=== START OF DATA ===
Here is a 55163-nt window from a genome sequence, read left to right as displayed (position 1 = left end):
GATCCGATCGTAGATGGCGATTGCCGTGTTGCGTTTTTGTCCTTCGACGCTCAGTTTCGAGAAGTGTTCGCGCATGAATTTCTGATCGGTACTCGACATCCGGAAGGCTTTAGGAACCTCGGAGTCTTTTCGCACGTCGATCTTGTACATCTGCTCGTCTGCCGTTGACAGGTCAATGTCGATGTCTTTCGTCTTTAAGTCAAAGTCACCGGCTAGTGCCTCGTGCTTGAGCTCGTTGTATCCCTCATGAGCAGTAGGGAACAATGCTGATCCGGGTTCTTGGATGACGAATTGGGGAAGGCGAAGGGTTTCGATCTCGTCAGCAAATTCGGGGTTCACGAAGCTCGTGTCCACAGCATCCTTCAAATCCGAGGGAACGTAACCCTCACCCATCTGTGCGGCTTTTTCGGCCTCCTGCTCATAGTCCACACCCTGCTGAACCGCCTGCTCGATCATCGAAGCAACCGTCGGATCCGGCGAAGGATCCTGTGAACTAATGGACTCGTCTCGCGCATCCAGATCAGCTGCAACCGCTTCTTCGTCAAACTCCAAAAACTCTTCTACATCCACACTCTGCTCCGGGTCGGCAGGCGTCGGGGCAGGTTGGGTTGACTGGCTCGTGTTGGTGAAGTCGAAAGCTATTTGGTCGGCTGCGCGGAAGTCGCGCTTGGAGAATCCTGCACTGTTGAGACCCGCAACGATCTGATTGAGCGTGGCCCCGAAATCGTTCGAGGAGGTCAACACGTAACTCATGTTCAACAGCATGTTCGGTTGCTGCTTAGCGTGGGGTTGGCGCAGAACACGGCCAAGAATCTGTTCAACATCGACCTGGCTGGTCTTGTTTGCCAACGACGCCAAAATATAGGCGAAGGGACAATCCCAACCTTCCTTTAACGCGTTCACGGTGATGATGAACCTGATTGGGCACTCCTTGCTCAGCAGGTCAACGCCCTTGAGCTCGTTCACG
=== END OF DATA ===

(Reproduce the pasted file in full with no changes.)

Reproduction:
Here is a 55163-nt window from a genome sequence, read left to right as displayed (position 1 = left end):
GATCCGATCGTAGATGGCGATTGCCGTGTTGCGTTTTTGTCCTTCGACGCTCAGTTTCGAGAAGTGTTCGCGCATGAATTTCTGATCGGTACTCGACATCCGGAAGGCTTTAGGAACCTCGGAGTCTTTTCGCACGTCGATCTTGTACATCTGCTCGTCTGCCGTTGACAGGTCAATGTCGATGTCTTTCGTCTTTAAGTCAAAGTCACCGGCTAGTGCCTCGTGCTTGAGCTCGTTGTATCCCTCATGAGCAGTAGGGAACAATGCTGATCCGGGTTCTTGGATGACGAATTGGGGAAGGCGAAGGGTTTCGATCTCGTCAGCAAATTCGGGGTTCACGAAGCTCGTGTCCACAGCATCCTTCAAATCCGAGGGAACGTAACCCTCACCCATCTGTGCGGCTTTTTCGGCCTCCTGCTCATAGTCCACACCCTGCTGAACCGCCTGCTCGATCATCGAAGCAACCGTCGGATCCGGCGAAGGATCCTGTGAACTAATGGACTCGTCTCGCGCATCCAGATCAGCTGCAACCGCTTCTTCGTCAAACTCCAAAAACTCTTCTACATCCACACTCTGCTCCGGGTCGGCAGGCGTCGGGGCAGGTTGGGTTGACTGGCTCGTGTTGGTGAAGTCGAAAGCTATTTGGTCGGCTGCGCGGAAGTCGCGCTTGGAGAATCCTGCACTGTTGAGACCCGCAACGATCTGATTGAGCGTGGCCCCGAAATCGTTCGAGGAGGTCAACACGTAACTCATGTTCAACAGCATGTTCGGTTGCTGCTTAGCGTGGGGTTGGCGCAGAACACGGCCAAGAATCTGTTCAACATCGACCTGGCTGGTCTTGTTTGCCAACGACGCCAAAATATAGGCGAAGGGACAATCCCAACCTTCCTTTAACGCGTTCACGGTGATGATGAACCTGATTGGGCACTCCTTGCTCAGCAGGTCAACGCCCTTGAGCTCGTTCACG